What's Lionel got to do with it? Nothing.
Nothing at all.
It was just a general observation.
You know - if our first child is a little boy, I think we should call him Lionel.
It's a grown-up name.
You can't call a little baby Lionel.
- What about Jean then? - I don't think a baby boy would like that.
I mean if we have a baby girl.
I know.
Well, Mum would like that.
It's odd, isn't it? Here we are, sitting here, talking about where we're going to live and having babies.
Yesterday you put off having lunch with me, - so you could see a college friend.
- And I'm glad I did, Judy, that's what really made me propose.
You don't mean it was his idea? What, Leo? Leo once described marriage as an institution to which only lunatics get committed.
- No.
It was just seeing him again.
- I don't follow.
Judy, the guy was a wreck.
A burnt-out shell of a man.
A husk.
So you came home and proposed to me? Well, don't you see? Leo's only a couple of years older than I am.
A guy can't go on burning the candle in the middle and at both ends forever.
If I don't do something now, I could end up like that! Which makes me the "something"? Well yes.
What do you think I am? A Salvation Army hostel? Judy! You go and get yourself a nanny! "Of course I would have come round as soon as the game was over!" Can you believe that? He was just being a bit too honest for his own good.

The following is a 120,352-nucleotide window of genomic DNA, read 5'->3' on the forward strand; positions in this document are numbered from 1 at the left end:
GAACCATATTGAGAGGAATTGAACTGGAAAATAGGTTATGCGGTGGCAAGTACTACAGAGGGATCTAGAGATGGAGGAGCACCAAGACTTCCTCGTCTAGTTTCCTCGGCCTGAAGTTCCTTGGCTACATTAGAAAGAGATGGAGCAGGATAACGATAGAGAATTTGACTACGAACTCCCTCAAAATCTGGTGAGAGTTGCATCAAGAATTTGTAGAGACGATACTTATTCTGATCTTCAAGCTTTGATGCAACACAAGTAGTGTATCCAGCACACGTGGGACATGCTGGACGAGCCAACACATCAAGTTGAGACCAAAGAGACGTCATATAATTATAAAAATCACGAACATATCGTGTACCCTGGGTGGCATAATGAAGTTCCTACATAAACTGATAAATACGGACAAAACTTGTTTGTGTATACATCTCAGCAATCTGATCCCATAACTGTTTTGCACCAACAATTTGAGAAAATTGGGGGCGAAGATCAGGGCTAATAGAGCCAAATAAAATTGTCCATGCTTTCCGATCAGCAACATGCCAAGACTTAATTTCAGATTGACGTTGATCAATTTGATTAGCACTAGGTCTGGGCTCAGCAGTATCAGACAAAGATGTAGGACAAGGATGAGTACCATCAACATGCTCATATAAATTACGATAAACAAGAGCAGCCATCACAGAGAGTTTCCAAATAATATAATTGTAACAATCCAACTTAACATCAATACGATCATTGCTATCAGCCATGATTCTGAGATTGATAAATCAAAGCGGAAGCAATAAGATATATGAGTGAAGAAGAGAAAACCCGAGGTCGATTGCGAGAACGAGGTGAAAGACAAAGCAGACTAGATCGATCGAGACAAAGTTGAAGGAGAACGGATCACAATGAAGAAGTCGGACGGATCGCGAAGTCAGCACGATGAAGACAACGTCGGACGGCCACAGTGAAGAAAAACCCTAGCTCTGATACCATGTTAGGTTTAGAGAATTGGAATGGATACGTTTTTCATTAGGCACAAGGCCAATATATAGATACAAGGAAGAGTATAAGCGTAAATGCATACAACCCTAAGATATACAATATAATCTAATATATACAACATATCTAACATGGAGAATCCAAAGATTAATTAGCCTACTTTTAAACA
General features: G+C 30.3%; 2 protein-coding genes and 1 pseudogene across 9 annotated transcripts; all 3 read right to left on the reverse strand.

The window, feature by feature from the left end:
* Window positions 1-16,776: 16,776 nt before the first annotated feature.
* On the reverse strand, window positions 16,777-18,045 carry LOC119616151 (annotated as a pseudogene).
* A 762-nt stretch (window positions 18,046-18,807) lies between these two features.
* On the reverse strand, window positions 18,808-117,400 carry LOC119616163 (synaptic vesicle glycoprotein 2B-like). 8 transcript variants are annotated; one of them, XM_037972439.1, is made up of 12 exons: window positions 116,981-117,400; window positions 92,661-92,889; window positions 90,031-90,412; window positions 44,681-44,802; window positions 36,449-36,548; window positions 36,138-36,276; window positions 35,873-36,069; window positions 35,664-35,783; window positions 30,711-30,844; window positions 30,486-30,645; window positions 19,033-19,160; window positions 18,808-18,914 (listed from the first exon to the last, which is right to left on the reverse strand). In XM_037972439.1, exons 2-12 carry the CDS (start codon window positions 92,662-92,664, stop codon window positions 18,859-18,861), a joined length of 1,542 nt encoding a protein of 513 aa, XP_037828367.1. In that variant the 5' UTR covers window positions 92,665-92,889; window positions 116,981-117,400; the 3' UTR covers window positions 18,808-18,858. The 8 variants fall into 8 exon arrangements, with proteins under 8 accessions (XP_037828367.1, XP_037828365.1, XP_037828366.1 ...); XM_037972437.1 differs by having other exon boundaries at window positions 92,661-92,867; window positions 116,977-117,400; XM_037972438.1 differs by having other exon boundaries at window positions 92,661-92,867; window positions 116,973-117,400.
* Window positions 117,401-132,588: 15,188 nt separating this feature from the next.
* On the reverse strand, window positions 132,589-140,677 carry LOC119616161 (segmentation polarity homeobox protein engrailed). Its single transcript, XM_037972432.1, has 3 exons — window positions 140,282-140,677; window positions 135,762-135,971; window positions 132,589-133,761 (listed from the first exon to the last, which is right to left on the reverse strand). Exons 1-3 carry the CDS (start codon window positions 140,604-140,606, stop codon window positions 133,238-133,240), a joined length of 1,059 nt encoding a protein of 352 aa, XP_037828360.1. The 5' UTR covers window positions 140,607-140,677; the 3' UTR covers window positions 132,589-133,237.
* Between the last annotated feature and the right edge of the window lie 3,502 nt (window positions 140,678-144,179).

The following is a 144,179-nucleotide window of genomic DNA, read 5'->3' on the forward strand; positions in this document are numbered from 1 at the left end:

His own good! What about my own good? Oh, of course.
I mean, if he doesn't find me a more attractive shape than a rugby ball, then what is the point? The rugby season can't go on forever, can it? It doesn't have to.
He's got the cricket season next.
Oh, I don't know.
Come in.
Oh! Where's Lionel? He's having a bath.
Move over.
Oh, what's the matter, love? Alistair's the matter! Do you know what he thinks a wife is for? To stop him turning into a burnt-out shell like his ex-hero! - Men! - Men! Oh, not you as well? It's not our day, is it? - Rugby? - What else? - I don't know.
- I don't know.
I don't know.
One of the bulbs in the bathroom is flickering.
I think Oh.
- Hello, Lionel.
- Hello.
The girls were in need of a little tender loving care.
Yes, of course.
- Where are you going? - To have another bath.
# You must remember this # A kiss is still a kiss # A sigh is just a sigh # The fundamental things apply # As time goes by # And when two lovers woo # They still say I love you # On that you can rely # The world will always welcome lovers # As time goes by #